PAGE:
This dissertation sought to determine the need, possibilities, and strategies, necessary to alleviate urban poverty in Mozambique through the tool of transformational business, understood out of Contextual Theology of Work (CTOW). The focus of the study was the capital of Mozambique, Maputo metropolitan area; however, it makes generalizations that include diverse urban poor contexts. Two groups of people consisting of urban church leaders (UCL) participated in the research; one of UCL exposed to Theology of Work (TOW), and the other of urban church leaders not familiar with TOW.
The study examines the dynamic relationships of urban poverty, unemployment, and work as raised and tackled by a CTOW. The biblical and theological basis of the study is faithful to contextual Bible interpretations. Thus, the study draws a parallel of the Exodus event with the development history of Mozambique.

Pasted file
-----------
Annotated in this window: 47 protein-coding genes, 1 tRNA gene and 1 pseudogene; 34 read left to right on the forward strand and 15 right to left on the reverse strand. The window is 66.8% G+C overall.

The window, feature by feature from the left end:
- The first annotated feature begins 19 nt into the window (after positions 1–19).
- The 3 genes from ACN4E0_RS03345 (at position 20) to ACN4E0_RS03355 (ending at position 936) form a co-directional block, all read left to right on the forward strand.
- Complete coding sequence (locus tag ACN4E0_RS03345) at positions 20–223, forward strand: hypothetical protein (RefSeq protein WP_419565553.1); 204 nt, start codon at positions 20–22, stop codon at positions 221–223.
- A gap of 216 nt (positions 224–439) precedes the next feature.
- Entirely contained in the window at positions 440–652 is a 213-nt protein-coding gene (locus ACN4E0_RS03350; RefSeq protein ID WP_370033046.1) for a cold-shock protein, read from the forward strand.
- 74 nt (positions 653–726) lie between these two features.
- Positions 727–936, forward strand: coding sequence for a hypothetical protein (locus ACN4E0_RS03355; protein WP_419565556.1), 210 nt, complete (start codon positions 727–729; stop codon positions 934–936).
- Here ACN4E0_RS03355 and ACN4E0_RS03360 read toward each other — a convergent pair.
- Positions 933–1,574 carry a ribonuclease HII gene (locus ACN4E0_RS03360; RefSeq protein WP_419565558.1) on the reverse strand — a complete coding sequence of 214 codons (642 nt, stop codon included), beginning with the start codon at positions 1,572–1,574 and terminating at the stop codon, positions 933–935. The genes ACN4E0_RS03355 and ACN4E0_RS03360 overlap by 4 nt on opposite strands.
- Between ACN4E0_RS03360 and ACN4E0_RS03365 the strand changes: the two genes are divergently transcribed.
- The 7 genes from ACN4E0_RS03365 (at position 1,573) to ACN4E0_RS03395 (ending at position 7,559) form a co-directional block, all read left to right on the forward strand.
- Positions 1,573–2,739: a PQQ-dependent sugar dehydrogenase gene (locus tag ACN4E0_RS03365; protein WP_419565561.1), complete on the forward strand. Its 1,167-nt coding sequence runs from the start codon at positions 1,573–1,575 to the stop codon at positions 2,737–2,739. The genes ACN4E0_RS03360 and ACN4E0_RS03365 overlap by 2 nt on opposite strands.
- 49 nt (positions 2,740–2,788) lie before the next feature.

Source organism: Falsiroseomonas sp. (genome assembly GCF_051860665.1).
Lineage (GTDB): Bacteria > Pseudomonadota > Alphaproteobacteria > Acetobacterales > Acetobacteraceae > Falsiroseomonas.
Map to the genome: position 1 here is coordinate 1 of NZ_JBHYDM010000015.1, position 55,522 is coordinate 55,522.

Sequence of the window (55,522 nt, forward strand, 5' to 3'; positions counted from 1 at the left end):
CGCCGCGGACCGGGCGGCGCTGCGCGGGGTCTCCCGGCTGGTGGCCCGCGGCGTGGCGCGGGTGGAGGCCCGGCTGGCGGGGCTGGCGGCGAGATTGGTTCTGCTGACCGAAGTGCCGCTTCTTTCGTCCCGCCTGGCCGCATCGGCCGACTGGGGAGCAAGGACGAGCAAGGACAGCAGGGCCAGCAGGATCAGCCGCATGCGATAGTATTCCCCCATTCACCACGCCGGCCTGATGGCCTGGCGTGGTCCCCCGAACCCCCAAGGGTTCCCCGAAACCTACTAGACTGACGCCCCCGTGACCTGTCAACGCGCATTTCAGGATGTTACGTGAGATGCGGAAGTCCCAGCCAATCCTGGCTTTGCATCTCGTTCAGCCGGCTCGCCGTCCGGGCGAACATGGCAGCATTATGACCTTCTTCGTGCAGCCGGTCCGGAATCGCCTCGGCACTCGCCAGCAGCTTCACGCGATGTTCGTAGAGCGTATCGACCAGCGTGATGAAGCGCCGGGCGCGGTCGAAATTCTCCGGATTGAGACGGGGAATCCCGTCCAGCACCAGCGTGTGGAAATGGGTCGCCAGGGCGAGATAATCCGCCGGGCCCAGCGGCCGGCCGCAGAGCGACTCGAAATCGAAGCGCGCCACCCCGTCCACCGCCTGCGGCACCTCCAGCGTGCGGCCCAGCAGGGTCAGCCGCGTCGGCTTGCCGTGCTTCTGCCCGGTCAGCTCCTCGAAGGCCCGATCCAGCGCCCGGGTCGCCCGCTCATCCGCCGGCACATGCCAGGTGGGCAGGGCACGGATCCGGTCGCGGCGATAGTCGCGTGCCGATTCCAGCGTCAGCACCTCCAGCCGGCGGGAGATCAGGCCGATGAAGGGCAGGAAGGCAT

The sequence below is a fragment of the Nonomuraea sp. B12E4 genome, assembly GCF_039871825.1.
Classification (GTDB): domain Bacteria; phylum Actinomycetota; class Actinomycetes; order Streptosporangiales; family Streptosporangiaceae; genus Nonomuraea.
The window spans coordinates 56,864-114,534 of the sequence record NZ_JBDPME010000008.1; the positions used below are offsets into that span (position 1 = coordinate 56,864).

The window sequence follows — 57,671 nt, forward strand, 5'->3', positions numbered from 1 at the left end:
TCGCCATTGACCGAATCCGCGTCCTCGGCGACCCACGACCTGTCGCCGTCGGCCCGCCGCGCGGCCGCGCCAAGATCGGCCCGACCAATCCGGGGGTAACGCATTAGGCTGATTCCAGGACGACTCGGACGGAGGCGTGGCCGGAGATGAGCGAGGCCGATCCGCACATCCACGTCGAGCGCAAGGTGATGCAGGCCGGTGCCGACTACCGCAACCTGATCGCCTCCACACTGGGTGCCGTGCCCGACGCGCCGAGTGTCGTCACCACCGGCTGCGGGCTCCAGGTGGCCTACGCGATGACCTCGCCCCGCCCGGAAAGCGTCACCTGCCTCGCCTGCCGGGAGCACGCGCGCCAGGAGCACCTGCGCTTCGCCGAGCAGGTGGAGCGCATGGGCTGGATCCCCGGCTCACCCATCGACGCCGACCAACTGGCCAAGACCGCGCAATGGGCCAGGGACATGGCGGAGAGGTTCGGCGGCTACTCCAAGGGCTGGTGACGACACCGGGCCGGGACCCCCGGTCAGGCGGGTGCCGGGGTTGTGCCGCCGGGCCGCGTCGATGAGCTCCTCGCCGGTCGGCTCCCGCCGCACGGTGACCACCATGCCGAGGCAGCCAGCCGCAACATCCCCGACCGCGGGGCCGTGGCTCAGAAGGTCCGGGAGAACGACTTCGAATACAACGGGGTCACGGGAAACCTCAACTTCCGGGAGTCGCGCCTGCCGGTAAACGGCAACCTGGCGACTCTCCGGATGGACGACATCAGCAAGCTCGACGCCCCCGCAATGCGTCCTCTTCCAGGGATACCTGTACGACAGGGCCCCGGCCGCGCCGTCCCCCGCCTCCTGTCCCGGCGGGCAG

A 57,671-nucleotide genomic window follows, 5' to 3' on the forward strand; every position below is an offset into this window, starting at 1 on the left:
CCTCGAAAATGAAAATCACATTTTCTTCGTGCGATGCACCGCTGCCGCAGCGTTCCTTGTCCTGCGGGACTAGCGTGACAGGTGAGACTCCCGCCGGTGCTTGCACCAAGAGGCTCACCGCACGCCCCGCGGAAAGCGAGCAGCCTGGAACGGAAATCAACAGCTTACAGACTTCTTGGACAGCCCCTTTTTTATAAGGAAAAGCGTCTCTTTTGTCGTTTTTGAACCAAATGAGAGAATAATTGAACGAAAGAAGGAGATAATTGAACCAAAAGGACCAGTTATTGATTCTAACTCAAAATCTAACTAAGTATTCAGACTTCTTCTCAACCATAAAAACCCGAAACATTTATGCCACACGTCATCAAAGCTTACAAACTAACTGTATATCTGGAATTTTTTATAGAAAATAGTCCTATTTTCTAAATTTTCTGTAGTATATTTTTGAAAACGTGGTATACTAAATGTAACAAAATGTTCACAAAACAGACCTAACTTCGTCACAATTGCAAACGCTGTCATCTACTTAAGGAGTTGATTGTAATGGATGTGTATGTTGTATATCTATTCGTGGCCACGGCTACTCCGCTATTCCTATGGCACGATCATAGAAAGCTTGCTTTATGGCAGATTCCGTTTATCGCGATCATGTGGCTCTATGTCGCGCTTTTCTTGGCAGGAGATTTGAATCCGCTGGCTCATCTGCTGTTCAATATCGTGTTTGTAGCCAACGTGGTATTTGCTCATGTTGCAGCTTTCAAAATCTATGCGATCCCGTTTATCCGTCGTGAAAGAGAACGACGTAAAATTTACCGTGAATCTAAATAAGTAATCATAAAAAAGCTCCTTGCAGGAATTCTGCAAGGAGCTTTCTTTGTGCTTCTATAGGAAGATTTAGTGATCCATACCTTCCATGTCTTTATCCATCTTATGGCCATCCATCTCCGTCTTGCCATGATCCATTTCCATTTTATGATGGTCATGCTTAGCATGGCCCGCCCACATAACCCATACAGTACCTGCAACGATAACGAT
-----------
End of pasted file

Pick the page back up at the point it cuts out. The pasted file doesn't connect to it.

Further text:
Work was ordained by God. Thus, this dissertation explores its intrinsic, extrinsic, and eschatological importance in the mission of God. Transformational business is understood to be God’s way of providing employment in urban contexts. In urban contexts, employment affords Christian believers an altar on which to worship God with their work, which in God’s ecology translates into poverty alleviation.
This dissertation recommends the dissemination of contextual theology of work to mobilize the churches to engage in the mission of urban poverty alleviation. Urban poverty alleviation has impact beyond urban spaces.